6. The medical monitoring device of claim 3, wherein a third number of actuations of the one soft function key within o the predetermined time period initiates a communication mode, wherein the controller controls a communication port for communicating with a remote device. aooo .o m
7. The medical monitoring device of claim 3, wherein a fourth number of actuations of the one soft function key within the predetermined time period initiates the controller to execute a programming mode of operation for changing device settings.
8. A medical monitoring device for managing administration of medical:treatment regimens for treating a patient's medical conditions, :including: a controller that controls modes of operation of the medical monitoring device, and controls display of information on a display; and a plurality of soft function keys interfaced with the controller, with actuation of the soft function keys initiating the controller to execute the modes of operation of the medical monitoring device; and wherein, the controller assigns a different one of :the modes of operation to each of the soft function keys and "displays an indication of the mode of operation assigned to -each soft function key, and'wherein actuation of one of the -soft function keys initiates the mode of operation assigned to the actuated.soft function key. 0 *o oooo* 0 0 0 1
9. A medical monitoring device for managing administration of medical treatment regimens for treating a patient's medical conditions, including: a memory that stores treatment data including 'a plurality of treatment messages; a controller that controls modes of operation of the medical monitoring device, controls access of the memory, and controls display of the treatment messages on a display; a plurality of dedicated keys interfaced with the controller, each dedicated key being associated with one of the medical treatment regimens, and each dedicated key initiating the display of treatment messages relating to its associated medical treatment regimen; and a plurality of soft function keys interfaced with the controller, with actuation of the soft function keys initiating the controller to execute the modes of operation of the. medical monitoring.device; and, wherein the controller .assigns a different one of the modes of operation to each of the soft..function keys and displays an indication of the mode -of operation -assigned to each soft-function key, and wherein actuation. of one of the soft function keys initiates the mode of operation assigned to the actuated soft function key; and, wherein a number of actuations of one of the dedicated keys within a predetermined time period initiates the display of one of the treatment messages relating to its associated medical treatment regimen, the displayed treatment message depending on the number of actuations.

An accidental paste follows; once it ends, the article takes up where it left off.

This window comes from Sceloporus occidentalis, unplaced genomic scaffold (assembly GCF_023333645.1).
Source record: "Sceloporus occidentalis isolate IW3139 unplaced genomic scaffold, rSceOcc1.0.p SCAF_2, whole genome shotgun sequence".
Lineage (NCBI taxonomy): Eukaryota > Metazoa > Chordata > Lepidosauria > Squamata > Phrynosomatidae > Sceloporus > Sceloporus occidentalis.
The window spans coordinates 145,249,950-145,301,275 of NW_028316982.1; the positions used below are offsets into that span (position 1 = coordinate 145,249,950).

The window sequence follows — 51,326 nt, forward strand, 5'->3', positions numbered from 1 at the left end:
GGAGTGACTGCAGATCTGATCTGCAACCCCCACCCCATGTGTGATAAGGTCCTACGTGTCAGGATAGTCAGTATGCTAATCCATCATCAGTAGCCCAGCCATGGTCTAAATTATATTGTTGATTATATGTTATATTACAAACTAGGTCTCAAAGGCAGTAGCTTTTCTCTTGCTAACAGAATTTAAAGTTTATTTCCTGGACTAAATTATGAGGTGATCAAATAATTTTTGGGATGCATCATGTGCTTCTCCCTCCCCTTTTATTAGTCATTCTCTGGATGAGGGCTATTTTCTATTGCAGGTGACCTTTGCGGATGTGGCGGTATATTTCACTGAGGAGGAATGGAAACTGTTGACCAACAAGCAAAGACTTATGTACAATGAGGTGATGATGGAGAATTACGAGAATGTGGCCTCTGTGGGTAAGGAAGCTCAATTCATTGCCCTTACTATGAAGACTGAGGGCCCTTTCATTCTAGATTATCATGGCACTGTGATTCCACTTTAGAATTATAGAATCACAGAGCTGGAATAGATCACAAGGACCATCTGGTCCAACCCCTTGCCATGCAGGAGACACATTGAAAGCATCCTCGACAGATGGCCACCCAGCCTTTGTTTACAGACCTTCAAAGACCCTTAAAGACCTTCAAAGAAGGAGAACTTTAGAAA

10. The medical monitoring device of claim 9, further -30 including ia communication port for downloading the medication schedule data, the treatment data and the patient query data from a remote device, and for uploading the patient response data to a remote device. 0 o 0 0 oeoo
11. The medical monitoring device of. either of claims 8 or 9, wherein the controller assigns a "More" function to one of the soft function keys, and actuation of the "More" soft function key initiates the controller to assign a different one of the modes of operation, that was not previously assigned to any of the soft function keys prior to the actuation of the "More" soft function key, to each of the soft function keys except for the "More" soft function key.
12. The medical monitoring device of either of claims 8 l0or 9, wherein actuation of a soft function key assigned to a medication schedule adherence mode of operation initiates the controller to display information concerning the patient's adherence to the medical treatment regimens.
13. The medical monitoring device of either of claims 8 9, wherein actuation of a soft function key assigned to a query mode of operation initiates the controller to display patient query data, assign potential patient responses to the soft"-function keys, and receive and process patient response dat-a -according to each of the soft function keys actuated in to the displayed patient query data.
14. The medical monitoring device of either of claims 8 or'9, wherein actuation of a soft function key assigned to a communication mode of operation initiates the controller to operate a communication port for communicating with a remote device.
15. The medical monitoring device of either of claims 8 or 9, wherein actuation of a soft function key assigned to a programming mode of operation initiates the controller to facilitate modification of device settings. 30
16. The medical monitoring device of either of claims 1 or 9, wherein each of the dedicated key's associated treatment regimen includes a prescribed medication. D*e* r r r r r